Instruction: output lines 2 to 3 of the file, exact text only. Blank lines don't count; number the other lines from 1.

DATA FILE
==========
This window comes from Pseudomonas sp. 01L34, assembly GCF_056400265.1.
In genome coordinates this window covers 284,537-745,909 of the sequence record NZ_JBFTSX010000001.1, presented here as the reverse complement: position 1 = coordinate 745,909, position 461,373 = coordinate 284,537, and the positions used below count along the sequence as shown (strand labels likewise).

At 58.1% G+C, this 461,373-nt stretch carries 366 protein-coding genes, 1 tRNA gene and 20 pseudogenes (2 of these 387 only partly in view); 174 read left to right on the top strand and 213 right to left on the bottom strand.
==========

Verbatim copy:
In genome coordinates this window covers 284,537-745,909 of the sequence record NZ_JBFTSX010000001.1, presented here as the reverse complement: position 1 = coordinate 745,909, position 461,373 = coordinate 284,537, and the positions used below count along the sequence as shown (strand labels likewise).

At 58.1% G+C, this 461,373-nt stretch carries 366 protein-coding genes, 1 tRNA gene and 20 pseudogenes (2 of these 387 only partly in view); 174 read left to right on the top strand and 213 right to left on the bottom strand.